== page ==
While the problems in the credit market were obvious for months, the COVID19 crisis further exposed the significant problems in the system.
In the wee hours of September 16, 2019 a number of financial institutions and other big corporations were looking to borrow money for between one and 14 days. Nothing unusual about it. It’s the overnight lending market called the repurchase or “repo” market”. Companies would hand over security – get the money from the lending financial institution and promise to buy back the security at a slightly higher price the next day. The slightly higher price represents the interest.
It’s straightforward and a prominent part of the financial system. Except on September 16th virtually no one wanted to lend the money because they were unsure the borrower would pay it back by buying back the security the next day. A similar crisis had taken place during the subprime credit debacle in 2008. Major companies like AIG, Washington Mutual, Lehman Brothers were awash with non performing loans and securities – so nobody wanted to lend to them. Last September, the big concern was Germany largest bank, Deutsche Bank, because it has a massive derivative and futures market problem – in the neighbourhood of $45 billion dollars in potential liabilities. Lenders were worried that the borrowing company may have exposure to Deutsche Bank’s problems, which could blow up any minute.
Compounding the liquidity problem was Europe’s $12 trillion in negative yield bonds. No one wanted to buy them and be guaranteed less money when they matured, so instead, they put the money in safety deposit boxes or sent it out of the country. In other words, the system was short of cash and confidence.
At the risk of oversimplifying, on the night of September 16th, the annualized rate for borrowing was 2% but suddenly there were no lenders. So the rate went up to 4% then 5% – still no institution was willing to lend even at those rates. Ultimately, the rate went all the way to 10%.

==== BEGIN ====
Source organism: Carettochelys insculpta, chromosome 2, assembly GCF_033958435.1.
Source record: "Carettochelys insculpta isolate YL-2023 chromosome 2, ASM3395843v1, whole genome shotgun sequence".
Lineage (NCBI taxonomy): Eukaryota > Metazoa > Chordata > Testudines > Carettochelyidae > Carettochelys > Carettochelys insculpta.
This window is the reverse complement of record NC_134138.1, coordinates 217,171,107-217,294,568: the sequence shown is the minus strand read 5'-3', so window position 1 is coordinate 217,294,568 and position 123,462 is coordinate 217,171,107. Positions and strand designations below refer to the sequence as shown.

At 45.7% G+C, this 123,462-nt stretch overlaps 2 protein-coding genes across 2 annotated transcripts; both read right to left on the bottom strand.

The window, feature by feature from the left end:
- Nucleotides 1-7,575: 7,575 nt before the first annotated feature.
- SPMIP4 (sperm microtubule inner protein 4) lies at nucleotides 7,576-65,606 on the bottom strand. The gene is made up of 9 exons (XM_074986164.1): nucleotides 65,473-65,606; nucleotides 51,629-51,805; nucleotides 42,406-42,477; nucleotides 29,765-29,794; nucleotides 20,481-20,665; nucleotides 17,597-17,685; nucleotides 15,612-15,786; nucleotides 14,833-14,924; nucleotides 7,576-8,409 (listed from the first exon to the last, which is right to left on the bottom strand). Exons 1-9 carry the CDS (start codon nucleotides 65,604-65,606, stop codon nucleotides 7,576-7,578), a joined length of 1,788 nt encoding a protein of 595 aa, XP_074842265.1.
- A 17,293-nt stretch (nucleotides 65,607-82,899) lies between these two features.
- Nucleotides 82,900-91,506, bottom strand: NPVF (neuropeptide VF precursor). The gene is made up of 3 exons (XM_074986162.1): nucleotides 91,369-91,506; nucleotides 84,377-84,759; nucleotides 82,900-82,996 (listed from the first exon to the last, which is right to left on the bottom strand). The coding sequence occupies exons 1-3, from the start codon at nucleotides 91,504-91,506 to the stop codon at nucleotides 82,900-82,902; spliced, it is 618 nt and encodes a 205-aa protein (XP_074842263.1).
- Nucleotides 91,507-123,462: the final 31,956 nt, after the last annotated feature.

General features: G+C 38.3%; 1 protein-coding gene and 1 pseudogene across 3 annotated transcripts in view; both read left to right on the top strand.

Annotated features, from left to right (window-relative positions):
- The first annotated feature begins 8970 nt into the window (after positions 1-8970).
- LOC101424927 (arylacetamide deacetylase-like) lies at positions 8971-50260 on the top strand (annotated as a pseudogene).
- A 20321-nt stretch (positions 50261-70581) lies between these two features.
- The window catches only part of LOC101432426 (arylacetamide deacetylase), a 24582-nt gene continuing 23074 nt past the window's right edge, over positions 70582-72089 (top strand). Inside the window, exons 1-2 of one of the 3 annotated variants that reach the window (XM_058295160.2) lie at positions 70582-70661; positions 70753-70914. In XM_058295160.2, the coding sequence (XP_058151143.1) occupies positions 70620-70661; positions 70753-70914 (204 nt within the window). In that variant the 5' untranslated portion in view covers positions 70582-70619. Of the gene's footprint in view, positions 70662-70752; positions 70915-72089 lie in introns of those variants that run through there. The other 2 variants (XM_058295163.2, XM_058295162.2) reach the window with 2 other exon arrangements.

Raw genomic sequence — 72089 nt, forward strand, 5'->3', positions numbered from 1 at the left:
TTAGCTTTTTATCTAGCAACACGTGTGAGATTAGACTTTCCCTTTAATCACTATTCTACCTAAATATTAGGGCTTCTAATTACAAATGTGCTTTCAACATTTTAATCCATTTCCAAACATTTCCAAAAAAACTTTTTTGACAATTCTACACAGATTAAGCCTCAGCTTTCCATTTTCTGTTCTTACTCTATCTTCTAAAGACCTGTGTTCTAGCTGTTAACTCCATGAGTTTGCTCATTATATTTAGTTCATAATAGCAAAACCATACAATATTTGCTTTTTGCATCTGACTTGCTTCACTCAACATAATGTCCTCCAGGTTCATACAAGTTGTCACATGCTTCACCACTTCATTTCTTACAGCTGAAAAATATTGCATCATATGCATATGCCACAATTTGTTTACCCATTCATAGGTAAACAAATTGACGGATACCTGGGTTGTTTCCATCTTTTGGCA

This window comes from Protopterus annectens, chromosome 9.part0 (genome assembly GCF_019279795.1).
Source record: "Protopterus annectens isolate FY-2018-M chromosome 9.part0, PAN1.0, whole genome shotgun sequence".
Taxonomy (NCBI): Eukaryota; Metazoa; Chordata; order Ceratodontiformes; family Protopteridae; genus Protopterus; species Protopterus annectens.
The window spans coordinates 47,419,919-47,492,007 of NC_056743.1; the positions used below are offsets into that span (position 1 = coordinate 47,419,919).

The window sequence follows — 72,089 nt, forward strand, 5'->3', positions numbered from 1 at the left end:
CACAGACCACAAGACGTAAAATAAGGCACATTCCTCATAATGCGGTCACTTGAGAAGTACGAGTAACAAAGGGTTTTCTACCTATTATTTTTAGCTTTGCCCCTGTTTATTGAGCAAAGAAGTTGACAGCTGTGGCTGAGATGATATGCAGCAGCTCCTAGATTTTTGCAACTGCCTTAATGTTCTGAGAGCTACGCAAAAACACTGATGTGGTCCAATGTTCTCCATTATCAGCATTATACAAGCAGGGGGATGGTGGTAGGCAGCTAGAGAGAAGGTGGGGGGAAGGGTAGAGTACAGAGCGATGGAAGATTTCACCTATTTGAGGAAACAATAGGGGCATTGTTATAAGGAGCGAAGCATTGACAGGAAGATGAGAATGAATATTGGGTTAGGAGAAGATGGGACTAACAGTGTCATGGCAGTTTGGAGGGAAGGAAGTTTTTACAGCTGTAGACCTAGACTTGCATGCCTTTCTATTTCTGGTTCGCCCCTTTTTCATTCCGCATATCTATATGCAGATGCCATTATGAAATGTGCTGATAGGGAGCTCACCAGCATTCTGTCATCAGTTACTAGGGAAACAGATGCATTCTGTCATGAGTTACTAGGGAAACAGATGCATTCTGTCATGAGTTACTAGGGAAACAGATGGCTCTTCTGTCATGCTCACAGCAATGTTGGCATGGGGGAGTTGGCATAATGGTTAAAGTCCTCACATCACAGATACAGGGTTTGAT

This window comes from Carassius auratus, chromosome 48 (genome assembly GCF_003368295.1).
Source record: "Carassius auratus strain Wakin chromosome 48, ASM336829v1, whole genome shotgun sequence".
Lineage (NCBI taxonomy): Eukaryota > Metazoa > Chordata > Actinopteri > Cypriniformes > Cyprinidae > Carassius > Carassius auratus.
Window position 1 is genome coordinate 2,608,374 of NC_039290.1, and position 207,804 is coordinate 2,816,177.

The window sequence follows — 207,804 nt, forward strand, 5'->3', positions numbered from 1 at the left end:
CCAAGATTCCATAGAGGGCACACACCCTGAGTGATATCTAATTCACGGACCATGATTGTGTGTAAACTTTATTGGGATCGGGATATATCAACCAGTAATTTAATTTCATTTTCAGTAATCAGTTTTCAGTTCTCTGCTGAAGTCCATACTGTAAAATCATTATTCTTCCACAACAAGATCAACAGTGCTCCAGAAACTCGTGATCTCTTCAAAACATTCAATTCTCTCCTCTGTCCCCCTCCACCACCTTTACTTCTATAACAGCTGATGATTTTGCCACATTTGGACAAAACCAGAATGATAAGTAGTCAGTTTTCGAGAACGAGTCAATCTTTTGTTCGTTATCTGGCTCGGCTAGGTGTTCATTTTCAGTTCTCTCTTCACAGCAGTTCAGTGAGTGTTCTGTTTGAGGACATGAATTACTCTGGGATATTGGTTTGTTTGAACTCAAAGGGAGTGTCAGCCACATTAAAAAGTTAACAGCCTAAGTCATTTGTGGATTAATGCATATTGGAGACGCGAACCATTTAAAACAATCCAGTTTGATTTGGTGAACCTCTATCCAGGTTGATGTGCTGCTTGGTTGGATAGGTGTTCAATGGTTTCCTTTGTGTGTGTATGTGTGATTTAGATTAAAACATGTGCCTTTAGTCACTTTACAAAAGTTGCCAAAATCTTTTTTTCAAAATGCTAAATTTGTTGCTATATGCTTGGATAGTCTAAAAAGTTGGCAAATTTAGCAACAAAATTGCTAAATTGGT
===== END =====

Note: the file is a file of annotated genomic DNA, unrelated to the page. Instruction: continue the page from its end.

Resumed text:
Think about that. The borrowing rate went up 500% in a matter of hours. The Federal Reserve was forced to step in to provide the funds to borrow in order to bring borrowing rates back down and prevent a major credit crisis. And they have literally put in billions every day since. This is the essence of liquidity crisis that continues to this day.
Stocks always fall because there are more sellers than buyers but the lack of credit and cash in the system exacerbated the problem, which caused the massive downside moves. In short, we’ve witnessed the unravelling of the credit bubble that pushed prices to record highs in the stock market. The lack of liquidity forced both the New York and Toronto Stock Exchanges to shut down several times in the last five weeks because even big-name stocks went “no bid.” So they closed the exchanges for 15 minutes to make time for buyers to come to the table in order to produce an orderly decline. The same thing happened in the fixed income market. There were far more sellers than buyers of corporate bonds and quality preferred shares. In many instances, there were no buyers. It’s not difficult to understand why with a question. Would you like to lend money to Air Canada, Carnival Cruise Lines, a restaurant chain, a retail outlet whose now been forced to close their doors, (which is what you’re doing when you buy a bond.) I doubt it. But how about lending the government of Canada money for five years and receive ¾% annually. Probably not.
Without lenders willing to buy bonds or other credit instruments things grind to a halt and that’s the biggest fear of central banks. Can you imagine what would happen to the real estate market if no institution was interested in approving mortgages? Sales would stop and that’s what the central banks are trying to avoid.
That’s why the Bank of Canada has pledged to spend $5 billion minimum every week to buy bonds or asset-backed securities from financial institutions. That way the financial institution gets money with which to lend with. When you hear the term Quantitative Easing that’s what they’re talking about. Short term lending of between one and 90 days has also come to a halt because lenders don’t want to take the risk given all the uncertainty so now central banks are providing the money for the system to continue to operate. In the US the Federal Reserve has promised unlimited amounts of money in order to keep both short and long term markets functioning.
Source: Economic Consultant: Michael Campbell
About Michael Campbell
One of Canada`s most respected business analysts, Michael is best known as the host of Canada’s top rated syndicated business radio show MoneyTalks, and Senior Business Analyst for BCTV News on Global.